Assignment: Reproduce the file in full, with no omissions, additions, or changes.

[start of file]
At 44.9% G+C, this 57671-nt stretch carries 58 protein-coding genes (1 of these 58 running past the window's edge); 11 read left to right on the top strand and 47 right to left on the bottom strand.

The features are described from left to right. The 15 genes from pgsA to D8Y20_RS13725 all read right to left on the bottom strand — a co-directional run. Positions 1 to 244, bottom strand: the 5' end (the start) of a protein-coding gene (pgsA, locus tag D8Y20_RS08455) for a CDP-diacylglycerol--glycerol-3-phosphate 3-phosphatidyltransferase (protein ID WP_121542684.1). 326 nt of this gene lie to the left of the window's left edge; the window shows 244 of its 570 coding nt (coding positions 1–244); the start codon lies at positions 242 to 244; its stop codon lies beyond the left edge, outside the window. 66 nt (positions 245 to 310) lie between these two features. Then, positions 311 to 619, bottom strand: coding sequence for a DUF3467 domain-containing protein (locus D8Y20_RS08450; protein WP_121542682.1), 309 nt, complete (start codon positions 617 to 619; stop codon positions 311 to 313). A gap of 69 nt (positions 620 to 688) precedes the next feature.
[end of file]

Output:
At 44.9% G+C, this 57671-nt stretch carries 58 protein-coding genes (1 of these 58 running past the window's edge); 11 read left to right on the top strand and 47 right to left on the bottom strand.

The features are described from left to right. The 15 genes from pgsA to D8Y20_RS13725 all read right to left on the bottom strand — a co-directional run. Positions 1 to 244, bottom strand: the 5' end (the start) of a protein-coding gene (pgsA, locus tag D8Y20_RS08455) for a CDP-diacylglycerol--glycerol-3-phosphate 3-phosphatidyltransferase (protein ID WP_121542684.1). 326 nt of this gene lie to the left of the window's left edge; the window shows 244 of its 570 coding nt (coding positions 1–244); the start codon lies at positions 242 to 244; its stop codon lies beyond the left edge, outside the window. 66 nt (positions 245 to 310) lie between these two features. Then, positions 311 to 619, bottom strand: coding sequence for a DUF3467 domain-containing protein (locus D8Y20_RS08450; protein WP_121542682.1), 309 nt, complete (start codon positions 617 to 619; stop codon positions 311 to 313). A gap of 69 nt (positions 620 to 688) precedes the next feature.